Creating a complete facility carpet cleaning system
Maintaining a facility’s carpet at the highest appearance level requires a thorough cleaning system – more than just doing hot water extraction once or twice a year.
Whoever is doing the work – a contractor or in-house staff – diligence in applying the system is required to achieve the maximum appearance and cleaning results.
Maintaining the appearance of high-traffic commercial carpet comes down to some very basic principles:
1. Halt dry soils at the door – Stop the most damaging soils from entering the building envelope, i.e., sand and other minerals, through proper placement and maintenance cleaning of walk-off mats. This is the most critical aspect of maintaining the carpet’s life and appearance.
Most dry soils are walked off and accumulate in the main entry areas. This traffic flow and accumulation area is usually 8 - 10 footfalls or 16 - 20 feet into the building. If walk-off mats are sized and typed correctly, a great majority of the tracked in soils will be deposited on these mats.
2. Remove dry insoluble soils regularly – According to cleaning industry associations, 74% - 79% of soils found in facilities’ carpets are “dry” insoluble soils, meaning you cannot dissolve them. These dry soils are made up of minerals and grains of rocks like sand, clay, mica, limestone and feldspar.
Each of these grains have razor sharp cutting edges on them that cause scratching and etching of the plastic fibers and irreversible damage to the light-reflecting capabilities of the fibers, called “apparent soiling.” In most cases, dark gray traffic lane areas are caused by abrasive soil damage, i.e., scratching, and even after thorough restoration cleanings, they will still appear gray to our eyes, because of the change in the fibers’ ability to reflect the same amount of light as the surrounding non-trafficked areas. You cannot clean damaged carpet fibers to make them look new again!
3. Perform prompt (and proper) spot cleaning and stain removal – The biggest issue with spot cleaning is that most people will apply spot “remover” where something spilled and expect it to be gone. In fact, the spot was just suspended from the fibers, and it’s still there and will likely reappear later. Instead, all spots should be extracted immediately or as soon as possible and, at a minimum, blotted with a towel to remove as much of the spot and spot cleaner from the fibers as possible.
4. Conduct interim low moisture or encapsulation cleaning – This is the easiest way to maintain a carpet’s appearance between deep restoration cleanings. When the encapsulation process is done correctly, the carpets should be dry and ready to use in 30-40 minutes, allowing foot traffic to resume with minimal downtime for the area.
The effectiveness of this interim maintenance cleaning is limited by the types of soils that are on the fibers, as well as the soil load (how much soil is on the fibers). Areas with oily soils or areas of heavy food-type soils will always need a hot water extraction or restoration cleaning to maximize soil removal. That is the magic and the main reason for maintenance cleanings: You can dramatically reduce the frequency of restoration cleaning by not allowing carpets to get to a heavily soiled state.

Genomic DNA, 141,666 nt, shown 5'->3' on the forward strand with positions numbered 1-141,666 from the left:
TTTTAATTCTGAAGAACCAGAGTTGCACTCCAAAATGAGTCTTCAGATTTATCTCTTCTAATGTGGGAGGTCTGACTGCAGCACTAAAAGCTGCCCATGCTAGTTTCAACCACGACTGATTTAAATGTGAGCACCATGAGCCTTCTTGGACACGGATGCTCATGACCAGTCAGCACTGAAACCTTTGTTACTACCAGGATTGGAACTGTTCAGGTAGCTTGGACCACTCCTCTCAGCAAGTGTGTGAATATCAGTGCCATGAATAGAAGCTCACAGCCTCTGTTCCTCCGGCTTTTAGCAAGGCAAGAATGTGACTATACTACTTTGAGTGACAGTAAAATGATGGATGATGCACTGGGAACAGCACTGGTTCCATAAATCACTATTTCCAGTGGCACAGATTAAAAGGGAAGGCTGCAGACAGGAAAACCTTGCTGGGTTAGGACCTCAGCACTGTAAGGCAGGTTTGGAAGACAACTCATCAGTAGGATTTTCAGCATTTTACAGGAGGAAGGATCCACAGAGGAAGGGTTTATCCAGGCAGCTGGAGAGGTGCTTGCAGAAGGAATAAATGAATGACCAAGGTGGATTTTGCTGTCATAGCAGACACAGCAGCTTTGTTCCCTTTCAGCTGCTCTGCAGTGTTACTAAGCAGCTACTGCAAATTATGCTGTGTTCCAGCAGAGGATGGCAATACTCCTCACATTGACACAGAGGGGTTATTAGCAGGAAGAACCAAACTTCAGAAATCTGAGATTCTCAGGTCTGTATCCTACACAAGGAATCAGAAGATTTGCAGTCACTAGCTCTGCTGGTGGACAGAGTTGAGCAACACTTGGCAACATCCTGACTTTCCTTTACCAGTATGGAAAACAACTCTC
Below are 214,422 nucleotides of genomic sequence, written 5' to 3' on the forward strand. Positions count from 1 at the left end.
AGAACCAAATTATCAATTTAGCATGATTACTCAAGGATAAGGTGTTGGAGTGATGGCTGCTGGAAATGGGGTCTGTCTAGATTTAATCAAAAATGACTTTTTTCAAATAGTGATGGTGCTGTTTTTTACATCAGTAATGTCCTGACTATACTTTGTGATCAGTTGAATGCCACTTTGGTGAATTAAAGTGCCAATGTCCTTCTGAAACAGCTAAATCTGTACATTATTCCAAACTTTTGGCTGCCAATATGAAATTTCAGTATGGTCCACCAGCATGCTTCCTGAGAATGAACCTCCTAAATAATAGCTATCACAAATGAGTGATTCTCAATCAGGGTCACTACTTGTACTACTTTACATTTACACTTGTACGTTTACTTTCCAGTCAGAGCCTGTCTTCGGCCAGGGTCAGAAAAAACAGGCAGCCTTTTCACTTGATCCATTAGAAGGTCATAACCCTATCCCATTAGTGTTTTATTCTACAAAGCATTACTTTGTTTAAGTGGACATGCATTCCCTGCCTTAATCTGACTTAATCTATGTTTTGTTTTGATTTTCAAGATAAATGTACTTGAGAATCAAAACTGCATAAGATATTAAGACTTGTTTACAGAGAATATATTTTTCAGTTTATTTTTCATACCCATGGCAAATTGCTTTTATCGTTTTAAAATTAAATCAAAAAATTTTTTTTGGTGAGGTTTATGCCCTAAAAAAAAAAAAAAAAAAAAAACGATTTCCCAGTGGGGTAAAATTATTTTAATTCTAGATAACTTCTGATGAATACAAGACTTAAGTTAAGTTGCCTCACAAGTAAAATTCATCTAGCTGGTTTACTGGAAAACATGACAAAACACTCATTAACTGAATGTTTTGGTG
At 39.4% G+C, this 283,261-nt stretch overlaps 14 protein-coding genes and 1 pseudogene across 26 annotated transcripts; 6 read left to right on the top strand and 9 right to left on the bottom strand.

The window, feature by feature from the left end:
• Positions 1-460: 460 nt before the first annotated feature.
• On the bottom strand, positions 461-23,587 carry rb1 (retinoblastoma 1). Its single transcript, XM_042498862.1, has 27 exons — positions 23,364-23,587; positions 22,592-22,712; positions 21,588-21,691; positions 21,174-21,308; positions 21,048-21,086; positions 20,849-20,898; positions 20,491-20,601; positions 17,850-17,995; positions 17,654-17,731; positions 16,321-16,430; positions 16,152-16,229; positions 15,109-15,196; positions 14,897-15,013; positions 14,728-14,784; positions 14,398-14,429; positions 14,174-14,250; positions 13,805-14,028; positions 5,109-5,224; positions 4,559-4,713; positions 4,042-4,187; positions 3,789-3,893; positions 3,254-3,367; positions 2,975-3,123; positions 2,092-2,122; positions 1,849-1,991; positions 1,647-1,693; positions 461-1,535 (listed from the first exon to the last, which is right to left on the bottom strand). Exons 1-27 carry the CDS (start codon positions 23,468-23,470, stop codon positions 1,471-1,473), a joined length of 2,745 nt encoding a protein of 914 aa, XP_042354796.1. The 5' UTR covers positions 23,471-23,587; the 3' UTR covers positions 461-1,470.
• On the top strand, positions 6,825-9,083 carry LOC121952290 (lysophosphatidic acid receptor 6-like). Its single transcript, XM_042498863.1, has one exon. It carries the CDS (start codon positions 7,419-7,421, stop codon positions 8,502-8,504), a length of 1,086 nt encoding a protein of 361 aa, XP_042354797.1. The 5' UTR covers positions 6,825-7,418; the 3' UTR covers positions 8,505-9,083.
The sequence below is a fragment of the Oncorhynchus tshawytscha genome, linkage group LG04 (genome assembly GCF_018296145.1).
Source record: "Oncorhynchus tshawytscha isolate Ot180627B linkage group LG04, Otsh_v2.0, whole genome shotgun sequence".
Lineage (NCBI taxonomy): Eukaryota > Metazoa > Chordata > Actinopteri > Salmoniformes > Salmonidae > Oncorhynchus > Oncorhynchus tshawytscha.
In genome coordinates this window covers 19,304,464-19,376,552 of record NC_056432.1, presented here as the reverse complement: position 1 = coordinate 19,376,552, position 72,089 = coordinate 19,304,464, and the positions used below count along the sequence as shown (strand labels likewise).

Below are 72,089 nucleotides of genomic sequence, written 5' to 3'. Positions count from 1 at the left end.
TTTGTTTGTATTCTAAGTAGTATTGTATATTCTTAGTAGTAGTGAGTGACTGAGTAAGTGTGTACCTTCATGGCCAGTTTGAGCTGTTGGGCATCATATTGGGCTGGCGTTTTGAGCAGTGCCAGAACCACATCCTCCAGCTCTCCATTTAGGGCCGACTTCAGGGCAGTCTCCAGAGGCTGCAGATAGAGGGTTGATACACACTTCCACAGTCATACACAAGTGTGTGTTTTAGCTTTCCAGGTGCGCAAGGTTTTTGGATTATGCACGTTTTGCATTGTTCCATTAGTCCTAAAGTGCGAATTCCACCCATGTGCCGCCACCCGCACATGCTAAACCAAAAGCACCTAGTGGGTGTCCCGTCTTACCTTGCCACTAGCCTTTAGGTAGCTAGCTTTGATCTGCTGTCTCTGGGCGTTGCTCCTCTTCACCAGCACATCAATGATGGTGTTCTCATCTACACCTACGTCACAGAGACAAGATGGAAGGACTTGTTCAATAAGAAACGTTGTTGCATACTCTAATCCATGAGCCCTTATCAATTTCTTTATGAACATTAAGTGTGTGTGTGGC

5. Perform restoration cleaning – Hot water extraction (HWE) is a necessary part of any carpet cleaning system, as it’s the most effective way to remove soils that are being held through occlusion (trapped by overlapping fibers) or those soils that are being held by an oily soil, which by its nature, increases the polar attraction that original soils have for the fibers.
The HWE method relies on surfactant technology to help dissolve and dislodge oily and bound soils into smaller particles. Through HWE, these soils become suspended off the fibers and develop a stronger polar attraction to the water being used to rinse the carpets than the original polar attraction to the fibers. An interim cleaning process is ineffective in removing those bound and oily soils because there is not sufficient rinsing to attract the suspended soils away from the fibers.
6. Use quality cleaning chemistry for maximum results – Having the most effective chemistry is key to maintaining the appearance of the carpet fiber.
Prespray:Prochem Ultrapac Extreme - The industry's hottest ultra-powerful prespray uses state-of-the-art nanotech “micro-robots” to bind and suspend soils for fast and efficient removal.
Extraction rinse:Prochem All Fiber Deep Clean - An acidic extraction rinse powerful enough to be used for residential and commercial carpet cleaning and on many upholstery fabrics. Excellent for use on both synthetic and wool fibers. New-generation polymer technology encapsulates and crystallizes soils and prespray residues for maximum soil removal with minimal residues.
Low moisture/encapsulation:Chemspec EncapBrite II - Mild acid-pH encapsulating cleaner uses the power of hydrogen peroxide to remove spots, spills and stains. Specifically developed for interim maintenance and low moisture cleaning methods, EncapBrite II encapsulates soils and dries to an easy-to-vacuum crystalline powder.
Develop a system and a schedule for complete facility cleaning, and carpets will continue to reflect well on the facility – and you – for years to come.